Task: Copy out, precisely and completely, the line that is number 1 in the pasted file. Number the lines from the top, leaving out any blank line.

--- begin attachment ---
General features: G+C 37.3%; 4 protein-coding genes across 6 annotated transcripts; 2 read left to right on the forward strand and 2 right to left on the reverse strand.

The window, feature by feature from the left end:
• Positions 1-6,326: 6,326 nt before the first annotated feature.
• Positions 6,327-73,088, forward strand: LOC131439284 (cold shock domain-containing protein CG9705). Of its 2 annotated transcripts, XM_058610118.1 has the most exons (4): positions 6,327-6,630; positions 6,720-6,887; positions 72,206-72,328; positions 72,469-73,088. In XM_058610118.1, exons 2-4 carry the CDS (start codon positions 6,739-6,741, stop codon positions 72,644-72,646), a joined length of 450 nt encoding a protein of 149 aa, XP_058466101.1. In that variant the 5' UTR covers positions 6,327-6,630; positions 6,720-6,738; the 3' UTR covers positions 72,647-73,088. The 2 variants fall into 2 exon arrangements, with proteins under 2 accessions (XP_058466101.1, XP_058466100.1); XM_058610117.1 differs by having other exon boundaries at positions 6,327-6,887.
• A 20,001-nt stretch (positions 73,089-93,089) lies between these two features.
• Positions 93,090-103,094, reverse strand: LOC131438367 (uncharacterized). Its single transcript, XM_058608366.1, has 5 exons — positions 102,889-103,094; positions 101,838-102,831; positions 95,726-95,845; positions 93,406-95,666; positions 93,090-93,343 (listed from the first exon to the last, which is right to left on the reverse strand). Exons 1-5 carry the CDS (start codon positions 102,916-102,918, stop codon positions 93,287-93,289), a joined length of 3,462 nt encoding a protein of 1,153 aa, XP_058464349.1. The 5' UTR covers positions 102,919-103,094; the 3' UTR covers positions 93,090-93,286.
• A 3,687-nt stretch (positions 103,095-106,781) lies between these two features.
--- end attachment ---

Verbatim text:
General features: G+C 37.3%; 4 protein-coding genes across 6 annotated transcripts; 2 read left to right on the forward strand and 2 right to left on the reverse strand.